Rolls-Royce is celebrating its 60th anniversary in business aviation this week at NBAA 2018. Its foray into this segment began with the first flight of the Dart-powered Gulfstream I on Aug. 14, 1958. Since then the company has delivered more than 7,000 business aviation engines, and today some 3,000 business jets are flying with Rolls-Royce engines.
That history continues with the recent introduction of its Pearl engines, which power Bombardier’s in-development Global 5500 and 6500. The Pearl 15, the first in the new engine family, received EASA certification in February. Rolls-Royce engines also power Gulfstream’s G650/650ER, as well as platforms from Cessna and Embraer.
The company’s “commitment to leading the way in which engines are serviced” has been central to its success, said Dirk Geisinger, business aviation director at Rolls-Royce (Booth 3800). Its “Power-by-the-Hour” service introduced in 1962 pioneered the fixed–cost-per-flying-hour concept and formed the basis of the UK company’s current CorporateCare service, launched in 2002. CorporateCare features engine health monitoring, which tracks on-wing performance using onboard sensors, lease engine access, and a global network of service centers.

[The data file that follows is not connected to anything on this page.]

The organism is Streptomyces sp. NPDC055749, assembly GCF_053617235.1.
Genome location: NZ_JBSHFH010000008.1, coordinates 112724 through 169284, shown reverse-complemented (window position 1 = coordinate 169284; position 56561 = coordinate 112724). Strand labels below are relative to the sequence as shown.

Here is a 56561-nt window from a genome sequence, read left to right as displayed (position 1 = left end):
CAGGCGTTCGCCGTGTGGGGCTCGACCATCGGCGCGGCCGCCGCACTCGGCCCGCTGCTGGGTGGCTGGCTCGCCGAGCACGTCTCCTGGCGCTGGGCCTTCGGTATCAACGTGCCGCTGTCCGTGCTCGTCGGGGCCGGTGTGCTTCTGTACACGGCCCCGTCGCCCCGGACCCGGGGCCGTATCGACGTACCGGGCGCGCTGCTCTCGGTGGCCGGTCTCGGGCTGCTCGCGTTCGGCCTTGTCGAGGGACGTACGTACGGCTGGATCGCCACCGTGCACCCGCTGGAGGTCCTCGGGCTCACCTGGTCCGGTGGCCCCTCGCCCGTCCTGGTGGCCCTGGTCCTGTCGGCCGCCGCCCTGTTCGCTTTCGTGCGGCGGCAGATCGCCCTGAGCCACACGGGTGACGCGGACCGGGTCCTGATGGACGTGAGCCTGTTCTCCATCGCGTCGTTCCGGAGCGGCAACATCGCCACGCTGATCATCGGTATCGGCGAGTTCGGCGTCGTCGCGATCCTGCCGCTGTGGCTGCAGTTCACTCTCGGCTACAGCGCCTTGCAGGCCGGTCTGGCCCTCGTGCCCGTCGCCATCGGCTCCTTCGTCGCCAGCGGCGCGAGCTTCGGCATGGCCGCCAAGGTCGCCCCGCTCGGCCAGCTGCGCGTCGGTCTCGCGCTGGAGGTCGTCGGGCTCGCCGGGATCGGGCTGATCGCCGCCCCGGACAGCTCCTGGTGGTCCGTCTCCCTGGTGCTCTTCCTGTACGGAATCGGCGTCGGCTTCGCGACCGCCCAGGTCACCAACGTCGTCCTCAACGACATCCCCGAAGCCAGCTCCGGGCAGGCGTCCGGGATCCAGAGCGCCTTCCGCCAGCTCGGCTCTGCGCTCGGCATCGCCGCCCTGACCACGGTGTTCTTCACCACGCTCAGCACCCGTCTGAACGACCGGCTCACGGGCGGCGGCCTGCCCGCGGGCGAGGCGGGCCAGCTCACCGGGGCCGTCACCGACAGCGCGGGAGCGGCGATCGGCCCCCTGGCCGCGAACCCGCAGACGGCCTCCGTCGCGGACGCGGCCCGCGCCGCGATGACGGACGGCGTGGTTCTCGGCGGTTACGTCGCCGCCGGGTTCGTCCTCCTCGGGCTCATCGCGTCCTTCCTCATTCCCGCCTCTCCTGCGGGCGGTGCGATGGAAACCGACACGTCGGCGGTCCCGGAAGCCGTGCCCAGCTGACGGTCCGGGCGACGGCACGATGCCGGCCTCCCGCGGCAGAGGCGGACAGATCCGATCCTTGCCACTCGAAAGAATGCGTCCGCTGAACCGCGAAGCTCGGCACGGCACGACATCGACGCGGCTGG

“As innovators, we can’t stand still,” said Geisinger. “Whatever the future in business aviation might look like, be it supersonic flight, vertical takeoff and landing, electrically driven solutions or hybrid planes, we keep pioneering the power that matters, looking forward to the next 60 years as the leading force in business aviation.”